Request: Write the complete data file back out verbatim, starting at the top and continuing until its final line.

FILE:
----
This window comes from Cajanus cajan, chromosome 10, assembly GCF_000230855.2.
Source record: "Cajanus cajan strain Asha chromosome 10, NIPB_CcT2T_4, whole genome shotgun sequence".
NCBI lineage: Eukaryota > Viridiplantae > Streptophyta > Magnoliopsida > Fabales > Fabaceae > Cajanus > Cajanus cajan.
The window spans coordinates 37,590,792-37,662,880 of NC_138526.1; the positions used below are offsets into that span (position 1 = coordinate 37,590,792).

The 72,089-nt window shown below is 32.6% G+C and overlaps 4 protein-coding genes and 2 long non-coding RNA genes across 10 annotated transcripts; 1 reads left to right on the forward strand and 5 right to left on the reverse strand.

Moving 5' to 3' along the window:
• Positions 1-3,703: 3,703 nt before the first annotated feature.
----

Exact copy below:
This window comes from Cajanus cajan, chromosome 10, assembly GCF_000230855.2.
Source record: "Cajanus cajan strain Asha chromosome 10, NIPB_CcT2T_4, whole genome shotgun sequence".
NCBI lineage: Eukaryota > Viridiplantae > Streptophyta > Magnoliopsida > Fabales > Fabaceae > Cajanus > Cajanus cajan.
The window spans coordinates 37,590,792-37,662,880 of NC_138526.1; the positions used below are offsets into that span (position 1 = coordinate 37,590,792).

The 72,089-nt window shown below is 32.6% G+C and overlaps 4 protein-coding genes and 2 long non-coding RNA genes across 10 annotated transcripts; 1 reads left to right on the forward strand and 5 right to left on the reverse strand.

Moving 5' to 3' along the window:
• Positions 1-3,703: 3,703 nt before the first annotated feature.